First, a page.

The magnanimous Thrasymedes, son of Nestor, knocked down the ox; then the wife of Nestor, his daughters, and his sons' wives offered their prayers; then Pisistratus opyalos xvògwv, perhaps the captain of the host, an officer in such a post as Phichol under Abimelech," stabbed the beast. Then they all joined in cutting it in pieces, and disposing it upon the altar, and after all was ready

Tiad. n. et in al. loc.

» Il. a

Iliad.

y 1 II. .

Καιε δ' επι σχιζης ο γερων, επι δ' αιθοπα οινος Λειβε.

Nestor himself was the priest and offered the sacrifice." Many instances of this sort might be brought from both Iliad and Odyssey. If we examine the accounts which the best historians give us, they all tend to confirm this point. Lycurgus was remarkably frugal in the sacrifices he appointed ;! and the Lacedemonians had no public priests in his days, nor for some time after, but their kings. Plutarch tells us, that when they went to battle, the king performed the sacrifice;" and Xenophon says, that the king performed the public sacrifices before the city ;* and that in the army his chief business was, to have the supreme command of the forces, and to be their priest in the offices of religion. This was the practice when Agesilaus was chosen king of Sparta ; for after he was made king, he offered the usual sacrifices for the city. And in his expedition against the Persians, he would have sacrificed at Aulis, a town of Bæotia, as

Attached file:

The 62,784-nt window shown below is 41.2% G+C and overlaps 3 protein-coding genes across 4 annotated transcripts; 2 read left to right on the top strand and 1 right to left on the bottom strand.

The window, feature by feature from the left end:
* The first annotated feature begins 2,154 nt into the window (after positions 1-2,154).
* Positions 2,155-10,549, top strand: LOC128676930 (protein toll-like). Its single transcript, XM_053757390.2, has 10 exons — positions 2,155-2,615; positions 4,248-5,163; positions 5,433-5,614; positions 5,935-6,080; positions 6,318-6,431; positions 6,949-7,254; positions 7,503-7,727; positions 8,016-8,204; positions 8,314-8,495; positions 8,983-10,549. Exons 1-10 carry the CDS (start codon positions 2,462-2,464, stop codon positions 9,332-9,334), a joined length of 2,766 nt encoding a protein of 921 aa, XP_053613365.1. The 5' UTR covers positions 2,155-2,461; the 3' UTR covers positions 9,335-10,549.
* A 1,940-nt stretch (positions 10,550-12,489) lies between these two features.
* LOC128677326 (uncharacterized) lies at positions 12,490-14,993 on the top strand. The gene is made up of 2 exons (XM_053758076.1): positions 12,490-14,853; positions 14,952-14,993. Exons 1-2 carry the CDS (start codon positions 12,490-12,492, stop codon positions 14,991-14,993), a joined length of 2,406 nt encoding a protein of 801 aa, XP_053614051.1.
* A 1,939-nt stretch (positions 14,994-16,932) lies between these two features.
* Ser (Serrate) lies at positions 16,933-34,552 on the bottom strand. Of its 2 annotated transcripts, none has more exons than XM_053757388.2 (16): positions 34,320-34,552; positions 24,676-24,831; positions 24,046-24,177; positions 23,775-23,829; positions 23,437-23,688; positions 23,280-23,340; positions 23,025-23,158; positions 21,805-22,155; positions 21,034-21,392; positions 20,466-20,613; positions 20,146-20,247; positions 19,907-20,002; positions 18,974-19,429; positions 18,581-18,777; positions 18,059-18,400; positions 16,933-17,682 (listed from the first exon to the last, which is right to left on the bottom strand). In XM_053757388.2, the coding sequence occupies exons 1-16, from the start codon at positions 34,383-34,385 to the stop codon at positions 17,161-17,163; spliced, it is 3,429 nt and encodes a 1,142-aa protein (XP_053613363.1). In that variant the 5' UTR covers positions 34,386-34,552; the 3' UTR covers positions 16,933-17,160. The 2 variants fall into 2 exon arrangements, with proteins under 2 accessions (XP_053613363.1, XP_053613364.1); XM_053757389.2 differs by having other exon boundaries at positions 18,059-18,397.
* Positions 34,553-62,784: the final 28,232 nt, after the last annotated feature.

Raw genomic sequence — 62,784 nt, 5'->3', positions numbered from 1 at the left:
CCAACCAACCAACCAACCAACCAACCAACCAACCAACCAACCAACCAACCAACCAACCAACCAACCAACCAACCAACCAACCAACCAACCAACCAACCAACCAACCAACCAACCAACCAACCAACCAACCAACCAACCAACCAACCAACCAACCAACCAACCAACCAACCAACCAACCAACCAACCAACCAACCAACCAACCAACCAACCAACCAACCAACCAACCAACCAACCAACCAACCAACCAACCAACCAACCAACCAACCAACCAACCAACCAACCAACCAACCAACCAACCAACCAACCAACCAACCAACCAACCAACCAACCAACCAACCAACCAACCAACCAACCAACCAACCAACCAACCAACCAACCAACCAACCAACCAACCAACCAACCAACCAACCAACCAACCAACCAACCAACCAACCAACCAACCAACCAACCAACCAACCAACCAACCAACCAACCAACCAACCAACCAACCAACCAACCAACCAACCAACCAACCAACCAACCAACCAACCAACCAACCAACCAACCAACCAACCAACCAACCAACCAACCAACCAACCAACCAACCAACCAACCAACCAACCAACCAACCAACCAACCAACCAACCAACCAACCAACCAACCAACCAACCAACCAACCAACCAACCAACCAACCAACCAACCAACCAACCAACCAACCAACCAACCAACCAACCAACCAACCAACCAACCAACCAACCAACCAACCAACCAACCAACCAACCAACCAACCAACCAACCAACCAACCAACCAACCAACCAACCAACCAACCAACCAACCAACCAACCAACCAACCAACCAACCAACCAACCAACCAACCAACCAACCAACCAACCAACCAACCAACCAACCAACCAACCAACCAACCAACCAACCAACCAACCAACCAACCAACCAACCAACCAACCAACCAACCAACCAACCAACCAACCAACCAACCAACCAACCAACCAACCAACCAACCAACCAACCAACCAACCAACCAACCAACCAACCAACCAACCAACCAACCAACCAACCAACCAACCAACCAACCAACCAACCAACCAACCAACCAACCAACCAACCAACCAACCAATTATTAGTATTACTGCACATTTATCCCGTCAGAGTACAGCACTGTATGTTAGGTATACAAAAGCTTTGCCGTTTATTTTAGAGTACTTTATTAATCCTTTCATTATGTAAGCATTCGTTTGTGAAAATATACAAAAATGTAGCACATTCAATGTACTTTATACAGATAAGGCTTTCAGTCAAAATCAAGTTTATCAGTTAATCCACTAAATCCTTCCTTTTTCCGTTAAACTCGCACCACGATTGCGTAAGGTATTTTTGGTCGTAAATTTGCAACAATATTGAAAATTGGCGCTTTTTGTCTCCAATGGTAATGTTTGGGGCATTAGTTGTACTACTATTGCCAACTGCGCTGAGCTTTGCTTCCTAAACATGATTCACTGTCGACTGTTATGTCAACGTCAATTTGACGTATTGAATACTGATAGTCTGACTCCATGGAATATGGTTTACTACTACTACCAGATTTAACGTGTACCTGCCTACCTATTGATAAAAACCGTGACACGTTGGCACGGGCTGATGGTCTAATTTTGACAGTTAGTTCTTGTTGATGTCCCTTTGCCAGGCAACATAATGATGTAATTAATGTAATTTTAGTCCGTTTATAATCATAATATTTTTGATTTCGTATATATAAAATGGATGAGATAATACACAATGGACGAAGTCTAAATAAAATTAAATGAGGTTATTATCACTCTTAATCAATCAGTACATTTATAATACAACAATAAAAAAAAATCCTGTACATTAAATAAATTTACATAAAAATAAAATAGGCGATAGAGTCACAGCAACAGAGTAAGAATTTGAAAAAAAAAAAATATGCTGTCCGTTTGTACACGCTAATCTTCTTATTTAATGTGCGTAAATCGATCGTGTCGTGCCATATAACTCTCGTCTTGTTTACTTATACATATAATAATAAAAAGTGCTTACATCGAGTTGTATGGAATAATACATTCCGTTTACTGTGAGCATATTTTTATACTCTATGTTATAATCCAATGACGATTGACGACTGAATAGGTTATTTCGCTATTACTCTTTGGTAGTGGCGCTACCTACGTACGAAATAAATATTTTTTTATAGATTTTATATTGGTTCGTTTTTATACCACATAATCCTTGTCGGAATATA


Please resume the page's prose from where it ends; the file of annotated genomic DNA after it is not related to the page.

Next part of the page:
$

1 Gen. xxvi. 26.

Odyss. y. ver. 430, &c. : Plutarch, in Lycurgo, p. 52. Ibid.

p.

53. , Xenoph. lib. de Repub. Lacedæm. * Id. ibid.

• Xcnoph. Hellenic. I. 3.